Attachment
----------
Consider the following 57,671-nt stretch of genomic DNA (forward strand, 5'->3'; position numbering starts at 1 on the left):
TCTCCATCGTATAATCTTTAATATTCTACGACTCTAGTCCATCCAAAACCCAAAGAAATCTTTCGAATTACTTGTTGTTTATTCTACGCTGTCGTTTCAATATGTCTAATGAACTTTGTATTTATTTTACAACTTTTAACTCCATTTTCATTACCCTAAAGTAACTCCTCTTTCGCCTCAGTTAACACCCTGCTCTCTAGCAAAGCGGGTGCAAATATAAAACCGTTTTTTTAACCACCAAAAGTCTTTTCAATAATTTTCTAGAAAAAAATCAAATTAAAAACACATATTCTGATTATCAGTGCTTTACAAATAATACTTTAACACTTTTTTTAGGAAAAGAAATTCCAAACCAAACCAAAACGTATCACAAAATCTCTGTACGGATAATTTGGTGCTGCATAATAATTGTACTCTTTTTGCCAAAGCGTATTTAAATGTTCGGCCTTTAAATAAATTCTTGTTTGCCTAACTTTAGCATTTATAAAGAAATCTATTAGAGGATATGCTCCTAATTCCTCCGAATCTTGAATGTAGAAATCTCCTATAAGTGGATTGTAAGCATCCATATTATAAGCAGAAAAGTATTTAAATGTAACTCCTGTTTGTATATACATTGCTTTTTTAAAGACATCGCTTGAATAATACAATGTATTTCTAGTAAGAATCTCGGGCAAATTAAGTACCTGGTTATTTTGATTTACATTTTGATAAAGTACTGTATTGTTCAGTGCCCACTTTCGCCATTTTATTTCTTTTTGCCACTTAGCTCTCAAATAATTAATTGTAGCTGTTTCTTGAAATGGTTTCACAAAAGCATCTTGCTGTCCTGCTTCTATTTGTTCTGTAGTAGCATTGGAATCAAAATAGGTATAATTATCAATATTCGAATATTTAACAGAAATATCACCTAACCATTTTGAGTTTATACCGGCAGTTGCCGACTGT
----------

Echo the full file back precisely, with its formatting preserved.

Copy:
Consider the following 57,671-nt stretch of genomic DNA (forward strand, 5'->3'; position numbering starts at 1 on the left):
TCTCCATCGTATAATCTTTAATATTCTACGACTCTAGTCCATCCAAAACCCAAAGAAATCTTTCGAATTACTTGTTGTTTATTCTACGCTGTCGTTTCAATATGTCTAATGAACTTTGTATTTATTTTACAACTTTTAACTCCATTTTCATTACCCTAAAGTAACTCCTCTTTCGCCTCAGTTAACACCCTGCTCTCTAGCAAAGCGGGTGCAAATATAAAACCGTTTTTTTAACCACCAAAAGTCTTTTCAATAATTTTCTAGAAAAAAATCAAATTAAAAACACATATTCTGATTATCAGTGCTTTACAAATAATACTTTAACACTTTTTTTAGGAAAAGAAATTCCAAACCAAACCAAAACGTATCACAAAATCTCTGTACGGATAATTTGGTGCTGCATAATAATTGTACTCTTTTTGCCAAAGCGTATTTAAATGTTCGGCCTTTAAATAAATTCTTGTTTGCCTAACTTTAGCATTTATAAAGAAATCTATTAGAGGATATGCTCCTAATTCCTCCGAATCTTGAATGTAGAAATCTCCTATAAGTGGATTGTAAGCATCCATATTATAAGCAGAAAAGTATTTAAATGTAACTCCTGTTTGTATATACATTGCTTTTTTAAAGACATCGCTTGAATAATACAATGTATTTCTAGTAAGAATCTCGGGCAAATTAAGTACCTGGTTATTTTGATTTACATTTTGATAAAGTACTGTATTGTTCAGTGCCCACTTTCGCCATTTTATTTCTTTTTGCCACTTAGCTCTCAAATAATTAATTGTAGCTGTTTCTTGAAATGGTTTCACAAAAGCATCTTGCTGTCCTGCTTCTATTTGTTCTGTAGTAGCATTGGAATCAAAATAGGTATAATTATCAATATTCGAATATTTAACAGAAATATCACCTAACCATTTTGAGTTTATACCGGCAGTTGCCGACTGT